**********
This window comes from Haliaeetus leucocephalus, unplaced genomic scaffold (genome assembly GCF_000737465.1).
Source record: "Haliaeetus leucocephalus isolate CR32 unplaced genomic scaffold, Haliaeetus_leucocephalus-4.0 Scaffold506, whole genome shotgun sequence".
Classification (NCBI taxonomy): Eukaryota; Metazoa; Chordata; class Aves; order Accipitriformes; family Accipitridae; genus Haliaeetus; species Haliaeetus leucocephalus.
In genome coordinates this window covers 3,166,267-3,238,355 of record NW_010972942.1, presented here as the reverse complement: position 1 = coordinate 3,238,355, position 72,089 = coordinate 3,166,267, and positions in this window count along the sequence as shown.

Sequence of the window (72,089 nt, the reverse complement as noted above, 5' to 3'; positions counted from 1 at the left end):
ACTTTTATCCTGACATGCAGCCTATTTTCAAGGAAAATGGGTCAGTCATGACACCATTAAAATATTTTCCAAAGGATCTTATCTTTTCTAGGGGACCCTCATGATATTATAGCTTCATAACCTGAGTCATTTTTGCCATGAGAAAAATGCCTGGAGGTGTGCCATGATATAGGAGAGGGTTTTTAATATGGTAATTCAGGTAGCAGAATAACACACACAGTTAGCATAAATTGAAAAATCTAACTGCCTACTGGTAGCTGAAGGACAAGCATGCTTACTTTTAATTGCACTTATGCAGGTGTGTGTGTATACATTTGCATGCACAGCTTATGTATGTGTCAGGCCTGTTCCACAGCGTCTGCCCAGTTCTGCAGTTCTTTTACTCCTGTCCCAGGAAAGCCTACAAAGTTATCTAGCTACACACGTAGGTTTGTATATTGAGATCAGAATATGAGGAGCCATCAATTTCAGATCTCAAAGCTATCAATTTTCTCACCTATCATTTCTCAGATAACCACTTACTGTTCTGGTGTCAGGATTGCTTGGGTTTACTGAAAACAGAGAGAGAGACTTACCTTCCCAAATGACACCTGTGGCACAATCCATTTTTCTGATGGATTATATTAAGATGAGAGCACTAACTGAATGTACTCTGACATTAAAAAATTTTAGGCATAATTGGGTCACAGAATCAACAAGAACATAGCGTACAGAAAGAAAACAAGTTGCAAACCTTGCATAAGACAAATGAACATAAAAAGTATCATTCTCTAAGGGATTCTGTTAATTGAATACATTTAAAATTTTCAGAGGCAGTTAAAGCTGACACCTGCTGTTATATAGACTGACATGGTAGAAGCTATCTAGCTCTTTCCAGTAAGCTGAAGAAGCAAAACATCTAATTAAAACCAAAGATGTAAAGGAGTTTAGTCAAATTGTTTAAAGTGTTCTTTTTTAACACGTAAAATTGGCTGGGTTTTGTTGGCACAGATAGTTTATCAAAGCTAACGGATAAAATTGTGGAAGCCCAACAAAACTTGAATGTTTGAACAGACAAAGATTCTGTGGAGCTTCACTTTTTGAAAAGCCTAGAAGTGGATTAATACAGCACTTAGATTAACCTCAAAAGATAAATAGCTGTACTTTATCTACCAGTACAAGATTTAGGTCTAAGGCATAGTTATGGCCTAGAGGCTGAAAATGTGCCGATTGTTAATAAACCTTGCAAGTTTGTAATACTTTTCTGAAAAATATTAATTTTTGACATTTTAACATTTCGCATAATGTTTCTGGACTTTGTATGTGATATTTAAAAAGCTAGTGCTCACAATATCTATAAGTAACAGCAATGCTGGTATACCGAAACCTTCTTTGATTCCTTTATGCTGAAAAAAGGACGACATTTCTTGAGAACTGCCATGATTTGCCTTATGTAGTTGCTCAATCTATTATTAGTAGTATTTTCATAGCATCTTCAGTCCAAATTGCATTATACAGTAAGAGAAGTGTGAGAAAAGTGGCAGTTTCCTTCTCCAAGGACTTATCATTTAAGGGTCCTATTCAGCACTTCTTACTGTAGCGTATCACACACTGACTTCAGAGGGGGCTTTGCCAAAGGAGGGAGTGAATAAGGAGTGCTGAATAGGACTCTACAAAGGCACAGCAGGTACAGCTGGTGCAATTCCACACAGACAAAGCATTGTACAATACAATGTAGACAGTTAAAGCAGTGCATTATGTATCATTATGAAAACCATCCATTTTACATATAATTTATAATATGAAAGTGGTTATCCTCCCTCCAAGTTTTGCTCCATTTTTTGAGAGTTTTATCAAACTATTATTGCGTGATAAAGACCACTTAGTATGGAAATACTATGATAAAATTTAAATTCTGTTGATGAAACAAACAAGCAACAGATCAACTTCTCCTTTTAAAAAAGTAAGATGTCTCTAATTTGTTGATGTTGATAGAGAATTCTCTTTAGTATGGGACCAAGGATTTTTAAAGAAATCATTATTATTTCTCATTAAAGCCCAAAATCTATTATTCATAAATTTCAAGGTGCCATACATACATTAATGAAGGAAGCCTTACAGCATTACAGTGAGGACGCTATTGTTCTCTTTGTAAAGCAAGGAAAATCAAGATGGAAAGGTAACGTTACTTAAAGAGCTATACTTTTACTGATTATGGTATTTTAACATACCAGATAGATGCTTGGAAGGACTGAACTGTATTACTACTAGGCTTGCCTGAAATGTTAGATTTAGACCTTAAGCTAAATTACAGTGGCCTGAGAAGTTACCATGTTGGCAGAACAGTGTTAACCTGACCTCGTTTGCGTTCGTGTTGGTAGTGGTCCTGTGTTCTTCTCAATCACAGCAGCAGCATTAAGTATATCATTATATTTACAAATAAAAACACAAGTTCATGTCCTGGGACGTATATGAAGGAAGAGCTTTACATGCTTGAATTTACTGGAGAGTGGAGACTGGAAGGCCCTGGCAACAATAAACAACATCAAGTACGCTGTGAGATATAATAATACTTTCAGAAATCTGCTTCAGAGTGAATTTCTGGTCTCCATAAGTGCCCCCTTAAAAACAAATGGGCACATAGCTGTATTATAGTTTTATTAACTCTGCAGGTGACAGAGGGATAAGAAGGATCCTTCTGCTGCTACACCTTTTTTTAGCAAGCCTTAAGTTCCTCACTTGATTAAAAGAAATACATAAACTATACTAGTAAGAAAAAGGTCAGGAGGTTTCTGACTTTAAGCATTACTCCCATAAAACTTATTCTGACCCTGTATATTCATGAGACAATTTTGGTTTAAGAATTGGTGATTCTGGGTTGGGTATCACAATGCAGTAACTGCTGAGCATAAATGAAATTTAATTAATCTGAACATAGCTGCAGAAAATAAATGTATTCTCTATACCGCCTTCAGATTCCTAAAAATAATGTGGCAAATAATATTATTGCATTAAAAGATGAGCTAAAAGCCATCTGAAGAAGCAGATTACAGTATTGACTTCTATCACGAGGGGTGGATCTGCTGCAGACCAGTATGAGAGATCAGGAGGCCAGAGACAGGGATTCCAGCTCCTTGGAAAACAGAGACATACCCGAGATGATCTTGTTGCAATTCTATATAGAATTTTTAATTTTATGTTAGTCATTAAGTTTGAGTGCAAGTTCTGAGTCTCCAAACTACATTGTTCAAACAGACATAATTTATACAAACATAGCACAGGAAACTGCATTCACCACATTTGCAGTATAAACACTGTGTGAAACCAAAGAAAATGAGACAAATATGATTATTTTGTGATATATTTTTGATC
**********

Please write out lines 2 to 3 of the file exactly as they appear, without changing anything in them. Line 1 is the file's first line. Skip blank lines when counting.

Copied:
Source record: "Haliaeetus leucocephalus isolate CR32 unplaced genomic scaffold, Haliaeetus_leucocephalus-4.0 Scaffold506, whole genome shotgun sequence".
Classification (NCBI taxonomy): Eukaryota; Metazoa; Chordata; class Aves; order Accipitriformes; family Accipitridae; genus Haliaeetus; species Haliaeetus leucocephalus.